Cambria and Somerset Counties get $1.4 Million for Brownfields Redevelopment
U.S. Environmental Protection Agency Regional Administrator Donald S. Welsh today awarded the Johnstown Redevelopment Authority with $1.2 million and awarded the neighboring borough of Central City, Somerset County, with $200,000 to continue ongoing efforts to assess and clean properties contaminated by hazardous substances. Welsh made the announcement from the historic Cambria Iron Works’ blacksmith shop, which is currently undergoing cleanup with EPA and other funding and will be redeveloped into an educational museum and artisans’ workshop.
Brownfields are properties where redevelopment or reuse may be complicated by the real or perceived presence of hazardous substances.
“EPA is pleased to continue our partnerships with Johnstown and Central City -- western Pennsylvania communities that have proven that applying an aggressive approach to brownfields redevelopment with a strong dose of creativity brings results,” said Welsh, EPA administrator for the mid-Atlantic region.“ EPA’s brownfields program has leveraged more than $9.6 billion in brownfields cleanup and redevelopment funding nationwide, and for every acre of brownfields that is restored, an estimated 4.5 acres of green space is preserved.”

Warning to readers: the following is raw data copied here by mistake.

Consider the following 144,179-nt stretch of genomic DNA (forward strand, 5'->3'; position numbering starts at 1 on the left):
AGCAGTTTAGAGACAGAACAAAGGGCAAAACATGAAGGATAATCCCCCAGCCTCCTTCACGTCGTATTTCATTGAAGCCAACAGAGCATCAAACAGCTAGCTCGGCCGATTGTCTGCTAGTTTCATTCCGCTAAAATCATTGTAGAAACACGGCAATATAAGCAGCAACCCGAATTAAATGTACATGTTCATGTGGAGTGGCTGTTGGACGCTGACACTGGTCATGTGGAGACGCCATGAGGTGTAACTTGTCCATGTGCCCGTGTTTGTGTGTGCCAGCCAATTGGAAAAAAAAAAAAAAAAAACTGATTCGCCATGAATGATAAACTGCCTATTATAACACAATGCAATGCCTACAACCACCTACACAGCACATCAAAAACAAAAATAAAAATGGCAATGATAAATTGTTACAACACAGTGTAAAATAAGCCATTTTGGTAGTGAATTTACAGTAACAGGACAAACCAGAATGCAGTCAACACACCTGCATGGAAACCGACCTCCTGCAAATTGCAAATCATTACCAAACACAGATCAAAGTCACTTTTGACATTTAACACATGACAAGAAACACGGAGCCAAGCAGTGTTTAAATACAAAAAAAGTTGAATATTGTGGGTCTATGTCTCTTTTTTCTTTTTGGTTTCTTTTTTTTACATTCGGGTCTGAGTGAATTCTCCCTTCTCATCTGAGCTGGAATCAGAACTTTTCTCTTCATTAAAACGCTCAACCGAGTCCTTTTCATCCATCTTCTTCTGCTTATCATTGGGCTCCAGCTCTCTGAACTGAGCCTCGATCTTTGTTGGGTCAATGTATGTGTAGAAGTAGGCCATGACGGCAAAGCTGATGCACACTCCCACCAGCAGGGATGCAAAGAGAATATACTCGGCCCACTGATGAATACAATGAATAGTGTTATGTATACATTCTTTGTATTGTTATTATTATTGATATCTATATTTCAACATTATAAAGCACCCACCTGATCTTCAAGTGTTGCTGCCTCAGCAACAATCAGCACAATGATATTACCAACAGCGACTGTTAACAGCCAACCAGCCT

Johnstown Redevelopment Authority: Of the $1.2 million awarded to the Johnstown Redevelopment Authority, $1 million will provide low-interest loans for the cleanup of brownfields throughout the county. The remaining $200,000 will go towards assessing properties contaminated with hazardous substances. Previous EPA funding totaling $1.4 million has been used to: revitalize the former Cambria Iron Works site, a registered national historic landmark now home to new industrial tenants and a state park; assess the site of the new $40 million Greater Johnstown High School Complex, and assess and clean up several brownfield parcels downtown to create the Conemaugh Hospital Regional Technology Complex.
Central City Borough: Today’s $200,000 award continues the financial and technical support that EPA has provided Central City over the past several years. Previous EPA funding totaling $440,000 has been used to inventory and assess brownfields properties throughout the borough, and prioritize those sites for potential development.
For what is called the Dark Shade Brownfield Project, Central City is focused on the future restoration of mine-scarred properties and acid mine drainage discharge sites. Redevelopment goals include bringing back fishing along the Laurel Run and creating a community recreation area in former mine-scarred lands.
These grants bring the total of brownfield grant awards made this year throughout the Commonwealth of Pennsylvania to $3.2 million, and brings the total since the inception of EPA’s brownfields grant program to over $22 million.
Nationwide, EPA awarded communities in 38 states with brownfields grants worth $70.9 million this year alone. For more information on grant recipients, go to http://www.epa.gov/brownfields.
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